Life Today

Ron Ashkenas starts us off with a provocative suggestion.

From Ron Ashkenas: Forget Work-Life Balance: It's Time for Work-Life Blend
"Maybe we need to accept the fact that the sharp demarcation between work and home is a thing of the past, and that the new normal is a life that integrates home and work more seamlessly."

For the other side of the issue, check out the next two articles.

From Industry Week: The Death of the 8-Hour Shift
"As North American manufacturers struggle to keep a population of shift workers instead of offshoring the work, management teams must be more aggressive in finding the most profitable work solutions. Those solutions must be balanced with palatable options for an increasingly demanding workforce. It's time to retire the eight-hour shift and consider other possibilities for work that can reduce costs and help companies hire and retain the best talent."

From the NY Times: Housecleaning, Then Dinner? Silicon Valley Perks Come Home
"Phil Libin, chief executive of Evernote, turned to his wife last year and asked if she had suggestions for how the software company might improve the lives of its employees and their families. His wife, who also works at Evernote, didn’t miss a beat: housecleaning. "

That's it for this week's pick of the articles. Here are a few more things you may enjoy.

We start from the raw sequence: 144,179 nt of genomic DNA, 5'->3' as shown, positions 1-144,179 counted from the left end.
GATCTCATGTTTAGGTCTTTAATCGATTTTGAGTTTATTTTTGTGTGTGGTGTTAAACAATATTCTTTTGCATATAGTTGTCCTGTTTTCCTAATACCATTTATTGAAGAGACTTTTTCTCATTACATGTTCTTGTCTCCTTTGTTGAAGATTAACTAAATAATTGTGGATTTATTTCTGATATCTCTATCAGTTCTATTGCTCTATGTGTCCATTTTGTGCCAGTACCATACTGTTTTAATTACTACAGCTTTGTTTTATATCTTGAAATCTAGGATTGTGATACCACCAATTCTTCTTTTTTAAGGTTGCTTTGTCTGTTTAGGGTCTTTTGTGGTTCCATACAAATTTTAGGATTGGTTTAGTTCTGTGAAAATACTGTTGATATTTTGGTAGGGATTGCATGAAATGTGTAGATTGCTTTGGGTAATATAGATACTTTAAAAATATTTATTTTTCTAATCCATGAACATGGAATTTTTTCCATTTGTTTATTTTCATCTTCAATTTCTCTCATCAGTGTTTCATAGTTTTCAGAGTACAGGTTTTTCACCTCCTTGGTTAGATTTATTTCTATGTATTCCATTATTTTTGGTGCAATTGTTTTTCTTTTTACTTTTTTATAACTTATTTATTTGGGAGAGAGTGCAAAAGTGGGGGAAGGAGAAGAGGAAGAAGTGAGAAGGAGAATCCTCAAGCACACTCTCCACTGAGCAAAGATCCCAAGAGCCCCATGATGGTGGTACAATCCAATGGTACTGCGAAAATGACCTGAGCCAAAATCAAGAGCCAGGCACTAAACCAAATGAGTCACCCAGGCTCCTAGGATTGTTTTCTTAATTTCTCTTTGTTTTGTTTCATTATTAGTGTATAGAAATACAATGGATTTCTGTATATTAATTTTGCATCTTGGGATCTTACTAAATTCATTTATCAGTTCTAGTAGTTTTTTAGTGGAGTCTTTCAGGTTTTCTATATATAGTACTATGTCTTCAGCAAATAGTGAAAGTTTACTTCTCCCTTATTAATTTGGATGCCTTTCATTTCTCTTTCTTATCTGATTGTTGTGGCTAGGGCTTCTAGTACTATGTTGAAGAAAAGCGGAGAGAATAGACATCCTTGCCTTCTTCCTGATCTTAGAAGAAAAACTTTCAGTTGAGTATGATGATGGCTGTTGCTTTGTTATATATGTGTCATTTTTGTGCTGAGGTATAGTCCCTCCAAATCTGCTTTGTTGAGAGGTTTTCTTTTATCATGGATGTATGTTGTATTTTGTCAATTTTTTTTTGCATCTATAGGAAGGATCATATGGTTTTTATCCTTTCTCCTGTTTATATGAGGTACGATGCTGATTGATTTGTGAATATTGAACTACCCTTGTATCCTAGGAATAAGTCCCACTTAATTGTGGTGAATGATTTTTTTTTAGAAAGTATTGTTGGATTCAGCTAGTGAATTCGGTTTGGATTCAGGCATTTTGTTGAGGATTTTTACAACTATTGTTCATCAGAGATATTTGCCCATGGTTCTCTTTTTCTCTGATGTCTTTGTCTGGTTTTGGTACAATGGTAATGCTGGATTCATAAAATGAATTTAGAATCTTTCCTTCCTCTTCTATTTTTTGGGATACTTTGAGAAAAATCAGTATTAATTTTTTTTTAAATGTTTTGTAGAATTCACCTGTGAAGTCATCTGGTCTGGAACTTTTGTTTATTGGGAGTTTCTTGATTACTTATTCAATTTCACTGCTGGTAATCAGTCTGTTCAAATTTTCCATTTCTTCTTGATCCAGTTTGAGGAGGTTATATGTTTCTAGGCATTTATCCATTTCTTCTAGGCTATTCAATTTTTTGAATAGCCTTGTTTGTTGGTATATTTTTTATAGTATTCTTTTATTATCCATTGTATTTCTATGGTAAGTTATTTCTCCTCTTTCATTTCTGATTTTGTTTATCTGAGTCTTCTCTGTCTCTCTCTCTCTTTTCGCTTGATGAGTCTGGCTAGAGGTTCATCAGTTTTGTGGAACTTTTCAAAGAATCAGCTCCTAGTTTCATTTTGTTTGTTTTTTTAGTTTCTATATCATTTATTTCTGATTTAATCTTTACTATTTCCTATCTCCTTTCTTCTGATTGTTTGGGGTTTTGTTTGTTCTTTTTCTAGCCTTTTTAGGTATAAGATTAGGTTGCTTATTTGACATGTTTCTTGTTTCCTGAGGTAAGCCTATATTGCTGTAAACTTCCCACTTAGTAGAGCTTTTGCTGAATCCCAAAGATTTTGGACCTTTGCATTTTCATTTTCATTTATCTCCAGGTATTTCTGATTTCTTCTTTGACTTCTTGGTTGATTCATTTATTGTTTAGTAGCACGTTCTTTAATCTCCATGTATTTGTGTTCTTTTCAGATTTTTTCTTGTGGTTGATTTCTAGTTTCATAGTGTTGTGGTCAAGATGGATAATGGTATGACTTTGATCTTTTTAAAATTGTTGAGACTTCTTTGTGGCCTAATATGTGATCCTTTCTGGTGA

Studying individual leaders is a great way to learn about leadership. That's why my weekly post points you to posts by or about individual leaders. Last week I pointed you to posts by and about Tom Aaker, Christopher J. Nassetta, Phil Libin, and JuE Wong.

If you enjoyed this post, you may want to check back on Wednesday when I select five excellent posts from the week's independent business blogs. Last week I highlighted posts on first impressions, constructive criticism, re-examining the leader you've become, building engagement, and managing your time.

"Let's hear it for the followers" and "Challenge and Growth "were popular posts on my blog last week.

If you want to get a book done, improve your blog posts, or make your web copy more productive, please check out my blog about business writing. My coaching calendar for authors and blog writers currently has time open. Please contact me if you're interested.

If you're a boss, you should check out my Working Supervisor's Support Kit.

Wally's Working Supervisor's Support Kit is a collection of information and tools to help working supervisors do a better job. It's based on what Wally's learned in over twenty years of supervisory skills training. Click here to check it out.